TS03A: FIG Academic Forum on VGGT - VGGT and the UN Convention to Combat Desertification into the implementation of the Convention (Joint FAO and FIG session)

Since the FIG Working Week in Christchurch the UN FAO and FIG have held a joint “Academic Forum” in the yearly Working Weeks and Congresses. This is a very important ongoing Commission 2 partnership and collaboration with UN FAO. The 2019 session was planned as a series of presentations and a floor discussion on how land administration and land management (based on the VGGT) can help address land degradation, soil erosion and desertification through showcasing case studies. It was anticipated that this session would explore three questions:

  1. Why VGGT principles through LA/LM are important to apply in Survey, Spatial planning and to integrate into Land Degradation Neutrality framework (LDN)?


  1. What are the possibilities and available tools to consider as good practices and lessons learnt for the use of such approaches (VGGT and LDN) in sustainable Land Management and Land Administration?


  1. What are opportunities within university research and continuous professional development courses to apply the VGGT and integrate those in LDN?

The aim was a better understanding on possible ways and opportunities to strengthen university research and continuous professional development courses in informing surveyors about their role on how surveying and spatial data (e.g. maps, cartography) play a key role for achieving sustainable LM. In addition, it will help to identify good practices and lessons learnt based on the VGGT framework, including in Land Administration (LA)/Land Management (LM) instruments to address Land Degradation Neutrality (LDN).

TS05A: Responsible Land Administration Teaching Essentials
(Joint Comm 2 and 7)

Current educational programmes in land administration (and related subjects) must adapt in a responsible way to support global challenges consistent with international goals and instruments. Understanding all forms of land tenure systems is needed to ensure locally realistic or fit-for-purpose development outcomes. Also important is ensuring that land administration education can bridge the divide on health-land nexus of development at different levels. These are the bases for the emerging concept of Responsible Land Administration structured teaching materials being prepared by the International Training and Research Cluster of the Global Land Tool Network (GLTN) in collaboration with FIG Commission 2.

Conceptual Framework for Responsible Land Administration (Source: Grenville Barnes).

A special session entitled, A structured foundation for teaching and training land actors in responsible land administration, was scheduled during the cancelled FIG Working Week 2020 in Amsterdam. The papers submitted focus on (i) core values and principles of RLA, (ii) land tenure security, RLA is practice, land policies and regulatory frameworks, and participatory land-use planning and management.

The papers support the rollout of the already developed structured teaching essentials to enable universities and research institutes hosting land administration (and related programmes at the diploma, bachelors and master levels) have access to updated teaching essentials for direct use in their classrooms or institutional curricula improvement. To ensure that these teaching essentials are effectively rolled out and accessible in 2020, plans to hold a webinar on the structured teaching essentials (e.g. conduct a webinar using Zoom or GoToWebinar) are under discussion. In the meantime, they are already accessible via the e-learning platform of GLTN (via The platform is a global platform that gives open-source access to courses and learning resources designed to help learners understand and use a selection of our land tools. The platform is device friendly (users can access anytime and, on any tablet, or smartphone device).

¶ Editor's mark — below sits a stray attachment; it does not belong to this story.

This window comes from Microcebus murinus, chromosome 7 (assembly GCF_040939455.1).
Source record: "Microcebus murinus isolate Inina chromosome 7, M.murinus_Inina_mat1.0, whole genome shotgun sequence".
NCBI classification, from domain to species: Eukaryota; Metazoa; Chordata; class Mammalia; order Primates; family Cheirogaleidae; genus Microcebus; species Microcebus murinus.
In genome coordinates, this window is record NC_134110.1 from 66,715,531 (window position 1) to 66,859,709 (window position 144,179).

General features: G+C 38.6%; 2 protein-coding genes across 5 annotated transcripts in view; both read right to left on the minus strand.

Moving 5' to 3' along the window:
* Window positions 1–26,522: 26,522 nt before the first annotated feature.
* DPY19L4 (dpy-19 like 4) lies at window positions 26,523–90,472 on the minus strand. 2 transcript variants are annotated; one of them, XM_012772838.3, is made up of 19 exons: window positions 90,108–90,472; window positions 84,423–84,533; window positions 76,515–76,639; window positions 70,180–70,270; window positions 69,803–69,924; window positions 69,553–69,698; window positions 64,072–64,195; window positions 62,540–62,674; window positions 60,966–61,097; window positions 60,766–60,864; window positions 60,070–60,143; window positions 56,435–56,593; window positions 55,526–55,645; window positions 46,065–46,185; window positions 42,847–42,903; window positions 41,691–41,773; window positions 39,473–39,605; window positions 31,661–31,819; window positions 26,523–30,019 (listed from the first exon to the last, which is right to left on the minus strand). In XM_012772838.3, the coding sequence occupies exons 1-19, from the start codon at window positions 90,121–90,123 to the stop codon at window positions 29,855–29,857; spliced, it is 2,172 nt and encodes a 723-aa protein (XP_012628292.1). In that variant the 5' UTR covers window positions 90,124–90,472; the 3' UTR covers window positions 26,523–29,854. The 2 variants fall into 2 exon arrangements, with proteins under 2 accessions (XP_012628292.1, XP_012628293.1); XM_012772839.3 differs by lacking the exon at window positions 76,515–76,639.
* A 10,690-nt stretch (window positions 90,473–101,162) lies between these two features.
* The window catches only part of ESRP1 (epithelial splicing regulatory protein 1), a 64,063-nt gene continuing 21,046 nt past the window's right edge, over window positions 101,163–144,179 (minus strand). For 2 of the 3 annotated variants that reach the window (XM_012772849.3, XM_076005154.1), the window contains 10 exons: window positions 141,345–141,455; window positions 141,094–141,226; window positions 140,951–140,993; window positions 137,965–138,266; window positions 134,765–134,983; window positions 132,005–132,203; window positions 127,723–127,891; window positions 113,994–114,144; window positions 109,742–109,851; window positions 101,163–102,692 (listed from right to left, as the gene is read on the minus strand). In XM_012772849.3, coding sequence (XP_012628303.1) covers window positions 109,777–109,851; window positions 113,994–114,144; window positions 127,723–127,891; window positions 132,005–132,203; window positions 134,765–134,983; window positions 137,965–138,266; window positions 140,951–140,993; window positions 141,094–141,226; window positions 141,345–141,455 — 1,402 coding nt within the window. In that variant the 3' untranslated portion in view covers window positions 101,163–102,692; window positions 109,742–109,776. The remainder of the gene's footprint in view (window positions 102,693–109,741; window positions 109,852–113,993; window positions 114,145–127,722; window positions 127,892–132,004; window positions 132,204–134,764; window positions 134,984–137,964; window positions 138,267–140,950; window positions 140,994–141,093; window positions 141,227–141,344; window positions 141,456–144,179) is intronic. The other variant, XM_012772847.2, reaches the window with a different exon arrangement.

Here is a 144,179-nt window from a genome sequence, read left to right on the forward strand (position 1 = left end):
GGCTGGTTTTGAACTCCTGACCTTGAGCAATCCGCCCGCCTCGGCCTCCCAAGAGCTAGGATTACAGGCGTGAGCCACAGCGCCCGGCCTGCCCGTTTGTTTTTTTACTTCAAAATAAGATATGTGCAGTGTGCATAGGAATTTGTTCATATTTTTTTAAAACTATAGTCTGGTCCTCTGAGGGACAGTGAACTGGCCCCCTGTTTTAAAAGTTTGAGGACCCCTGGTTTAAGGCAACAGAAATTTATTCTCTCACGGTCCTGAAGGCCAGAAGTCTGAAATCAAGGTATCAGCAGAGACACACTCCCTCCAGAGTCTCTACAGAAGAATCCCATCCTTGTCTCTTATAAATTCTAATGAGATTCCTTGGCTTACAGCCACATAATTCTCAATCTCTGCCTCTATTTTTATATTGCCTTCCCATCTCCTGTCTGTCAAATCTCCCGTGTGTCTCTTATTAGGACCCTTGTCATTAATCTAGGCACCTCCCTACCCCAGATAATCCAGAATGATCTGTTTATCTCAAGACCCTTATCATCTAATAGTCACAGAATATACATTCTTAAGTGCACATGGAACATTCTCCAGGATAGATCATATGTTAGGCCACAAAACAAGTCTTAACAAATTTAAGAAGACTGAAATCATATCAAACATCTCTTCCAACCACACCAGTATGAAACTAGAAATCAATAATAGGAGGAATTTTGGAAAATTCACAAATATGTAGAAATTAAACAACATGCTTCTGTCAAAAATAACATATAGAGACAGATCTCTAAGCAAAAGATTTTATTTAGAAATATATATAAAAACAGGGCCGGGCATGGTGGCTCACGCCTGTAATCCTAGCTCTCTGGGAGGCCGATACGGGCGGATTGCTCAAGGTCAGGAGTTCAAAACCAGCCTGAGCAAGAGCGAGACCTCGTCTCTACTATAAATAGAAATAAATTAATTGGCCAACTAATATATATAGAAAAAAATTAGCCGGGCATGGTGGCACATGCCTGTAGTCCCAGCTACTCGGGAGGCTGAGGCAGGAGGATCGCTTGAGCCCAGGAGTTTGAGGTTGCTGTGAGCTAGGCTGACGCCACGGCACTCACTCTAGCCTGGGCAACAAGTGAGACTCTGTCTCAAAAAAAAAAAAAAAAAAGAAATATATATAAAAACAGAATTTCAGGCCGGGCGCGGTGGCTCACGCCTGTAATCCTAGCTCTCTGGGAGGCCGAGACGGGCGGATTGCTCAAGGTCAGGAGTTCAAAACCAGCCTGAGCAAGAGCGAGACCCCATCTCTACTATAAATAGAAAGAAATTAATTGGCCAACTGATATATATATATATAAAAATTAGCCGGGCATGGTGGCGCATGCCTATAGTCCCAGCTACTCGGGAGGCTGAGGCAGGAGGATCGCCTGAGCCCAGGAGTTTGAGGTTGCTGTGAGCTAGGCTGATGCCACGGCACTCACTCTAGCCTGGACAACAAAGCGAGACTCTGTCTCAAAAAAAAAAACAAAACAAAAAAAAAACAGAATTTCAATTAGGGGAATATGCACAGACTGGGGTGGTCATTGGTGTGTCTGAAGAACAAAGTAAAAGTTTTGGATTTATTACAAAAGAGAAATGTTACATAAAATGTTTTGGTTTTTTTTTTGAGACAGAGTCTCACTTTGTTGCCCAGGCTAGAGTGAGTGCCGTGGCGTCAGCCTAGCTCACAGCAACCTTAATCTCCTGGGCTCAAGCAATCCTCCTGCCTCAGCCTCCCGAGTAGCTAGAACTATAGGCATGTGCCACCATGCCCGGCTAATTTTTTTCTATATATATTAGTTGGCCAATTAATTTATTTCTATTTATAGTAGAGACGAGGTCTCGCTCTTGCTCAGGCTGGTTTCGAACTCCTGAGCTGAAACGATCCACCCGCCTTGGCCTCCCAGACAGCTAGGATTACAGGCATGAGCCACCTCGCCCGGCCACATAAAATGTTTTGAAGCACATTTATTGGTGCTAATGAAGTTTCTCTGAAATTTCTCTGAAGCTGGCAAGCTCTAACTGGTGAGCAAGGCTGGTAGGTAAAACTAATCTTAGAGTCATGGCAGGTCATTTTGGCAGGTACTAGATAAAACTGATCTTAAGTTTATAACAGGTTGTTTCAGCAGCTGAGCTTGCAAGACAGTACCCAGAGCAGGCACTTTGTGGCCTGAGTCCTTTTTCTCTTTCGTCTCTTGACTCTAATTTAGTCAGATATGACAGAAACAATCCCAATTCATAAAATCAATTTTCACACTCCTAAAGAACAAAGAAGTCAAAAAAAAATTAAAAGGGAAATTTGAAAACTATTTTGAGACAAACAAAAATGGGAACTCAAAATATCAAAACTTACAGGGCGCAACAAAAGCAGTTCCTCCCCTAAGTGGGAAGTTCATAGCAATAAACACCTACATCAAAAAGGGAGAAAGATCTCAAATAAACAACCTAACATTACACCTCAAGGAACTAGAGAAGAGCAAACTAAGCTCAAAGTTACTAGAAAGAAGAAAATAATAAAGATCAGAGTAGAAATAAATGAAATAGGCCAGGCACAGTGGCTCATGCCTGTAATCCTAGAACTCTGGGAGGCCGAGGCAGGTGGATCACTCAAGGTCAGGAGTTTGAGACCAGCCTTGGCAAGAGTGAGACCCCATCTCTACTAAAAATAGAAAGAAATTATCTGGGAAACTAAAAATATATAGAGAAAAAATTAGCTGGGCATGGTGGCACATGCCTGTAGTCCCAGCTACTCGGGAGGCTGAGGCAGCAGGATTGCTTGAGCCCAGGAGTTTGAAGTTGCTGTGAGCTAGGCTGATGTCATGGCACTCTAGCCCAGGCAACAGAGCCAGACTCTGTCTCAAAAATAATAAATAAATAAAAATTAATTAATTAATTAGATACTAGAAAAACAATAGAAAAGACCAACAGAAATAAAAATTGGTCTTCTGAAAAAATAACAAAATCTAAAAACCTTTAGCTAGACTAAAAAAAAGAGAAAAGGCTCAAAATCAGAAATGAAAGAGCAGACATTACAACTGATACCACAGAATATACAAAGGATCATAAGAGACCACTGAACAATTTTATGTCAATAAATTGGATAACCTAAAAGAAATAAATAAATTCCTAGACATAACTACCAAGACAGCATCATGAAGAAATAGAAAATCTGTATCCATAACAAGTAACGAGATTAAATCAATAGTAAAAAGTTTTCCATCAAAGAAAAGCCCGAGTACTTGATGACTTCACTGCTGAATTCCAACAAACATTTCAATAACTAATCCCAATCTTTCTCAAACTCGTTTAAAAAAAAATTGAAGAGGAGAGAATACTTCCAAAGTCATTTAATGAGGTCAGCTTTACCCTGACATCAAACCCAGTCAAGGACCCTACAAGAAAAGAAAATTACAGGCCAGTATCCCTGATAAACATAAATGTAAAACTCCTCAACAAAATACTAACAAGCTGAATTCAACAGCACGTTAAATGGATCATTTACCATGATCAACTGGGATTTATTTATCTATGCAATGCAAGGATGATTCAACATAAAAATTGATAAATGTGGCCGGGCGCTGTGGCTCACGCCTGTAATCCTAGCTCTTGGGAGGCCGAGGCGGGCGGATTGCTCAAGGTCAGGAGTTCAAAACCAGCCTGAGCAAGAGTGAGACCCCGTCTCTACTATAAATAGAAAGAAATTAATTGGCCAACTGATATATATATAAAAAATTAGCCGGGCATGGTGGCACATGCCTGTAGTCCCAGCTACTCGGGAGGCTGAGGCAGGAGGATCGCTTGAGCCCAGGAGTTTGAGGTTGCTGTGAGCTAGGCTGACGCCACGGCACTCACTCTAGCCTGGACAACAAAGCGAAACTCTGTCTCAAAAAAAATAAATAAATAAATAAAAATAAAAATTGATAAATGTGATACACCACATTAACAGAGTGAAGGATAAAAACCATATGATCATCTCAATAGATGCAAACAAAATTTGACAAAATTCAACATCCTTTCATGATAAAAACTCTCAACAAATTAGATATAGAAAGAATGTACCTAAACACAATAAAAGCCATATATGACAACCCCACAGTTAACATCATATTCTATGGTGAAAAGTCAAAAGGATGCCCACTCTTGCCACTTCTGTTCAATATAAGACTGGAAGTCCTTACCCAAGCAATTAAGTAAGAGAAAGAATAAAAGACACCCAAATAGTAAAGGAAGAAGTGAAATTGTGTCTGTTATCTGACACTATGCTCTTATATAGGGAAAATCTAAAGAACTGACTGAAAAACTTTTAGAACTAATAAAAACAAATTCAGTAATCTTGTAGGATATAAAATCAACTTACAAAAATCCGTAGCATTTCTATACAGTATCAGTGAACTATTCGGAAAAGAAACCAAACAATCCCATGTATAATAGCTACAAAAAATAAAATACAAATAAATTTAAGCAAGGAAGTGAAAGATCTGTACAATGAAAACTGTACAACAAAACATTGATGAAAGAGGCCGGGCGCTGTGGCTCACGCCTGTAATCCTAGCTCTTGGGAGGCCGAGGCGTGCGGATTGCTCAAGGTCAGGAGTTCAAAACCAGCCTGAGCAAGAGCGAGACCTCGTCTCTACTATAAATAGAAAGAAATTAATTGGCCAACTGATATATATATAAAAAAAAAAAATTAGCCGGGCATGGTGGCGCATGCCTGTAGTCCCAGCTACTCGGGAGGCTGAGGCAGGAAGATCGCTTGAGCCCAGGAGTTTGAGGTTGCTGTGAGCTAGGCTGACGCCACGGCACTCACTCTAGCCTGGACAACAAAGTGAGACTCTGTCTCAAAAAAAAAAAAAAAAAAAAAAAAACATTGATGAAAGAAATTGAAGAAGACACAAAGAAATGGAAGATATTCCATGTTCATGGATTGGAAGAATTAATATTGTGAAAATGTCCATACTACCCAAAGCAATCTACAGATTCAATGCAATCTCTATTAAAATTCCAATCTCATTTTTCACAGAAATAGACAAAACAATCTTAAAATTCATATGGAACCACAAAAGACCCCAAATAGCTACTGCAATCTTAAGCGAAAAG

It is expected that more modules on responsible land administration would be developed to ensure that teaching materials are made readily available to teachers and students globally. This is important to ensure a more effective and result-oriented land administration education around the world, especially in developing countries.
Announcement upcoming events / meetings / developments

Due to the COVID-19 restrictions in place, all Commission 2 events in 2020 will be online webinars.

Presentation at Young Surveyors Virtual Conference in May 2020. On May 9th, Commission 2/YSN working group 2.3 member Chethna Ben will present on “Education and Learning styles” at the Asia edition of the of the FIG Young Surveyors Network Social Distancing "virtual" conference and webinar series. A similar workshop had been planned for the YSN during FIG2020, and it provides an opportunity to update on the progress in the Working Group 2.3 project on surveying student learning and studying approaches.

GLTN/FIG International webinar - Responsible Land Administration Teaching Essentials. This is a webinar to be organised by the Global Land Tool Network, and FIG Commissions 2 and 7. To be held in the last quarter of 2020.

Commission 2 International webinar – What are the lessons from COVID-19 for blended learning? To be held in the final quarter 2020.

Commission 2/YSN international webinar on “Surveying Students Learning and Studying Approaches”. This webinar will (i) discuss this project of YSN/Commission 2 working group 3, and (ii) present the findings of a pilot questionnaire. To be held in the final quarter 2020.


As we reflect on the terrific lessons shared in these FIG2020 papers, and how our approaches to online learning have changed due to our responses to COVID-19, we are in a unique position to move forward in our use of blended learning. We have seen rapid development in the online platforms and technologies available and, more importantly, our ability to use them to achieve effective learning. We have also learned that there are a range of learners who all learn differently. Not everyone is suited to online learning, while some are more comfortable learning only using online materials. A key challenge we face is to develop approaches and pathways that cater for these different learning needs. As we head towards FIG 2021 (now planned for Amsterdam) we need to capture our experiences and discuss what this means for professional education going forward. At that event there is an opportunity to consider what professional education will look like in the future.

Further readings:

FIG Working Week 2020 Proceedings
FIG Surveyors Reference Library
FIG Peer Review Journal

FIG Commission 2 Sessions:

FIG Commission 2 website: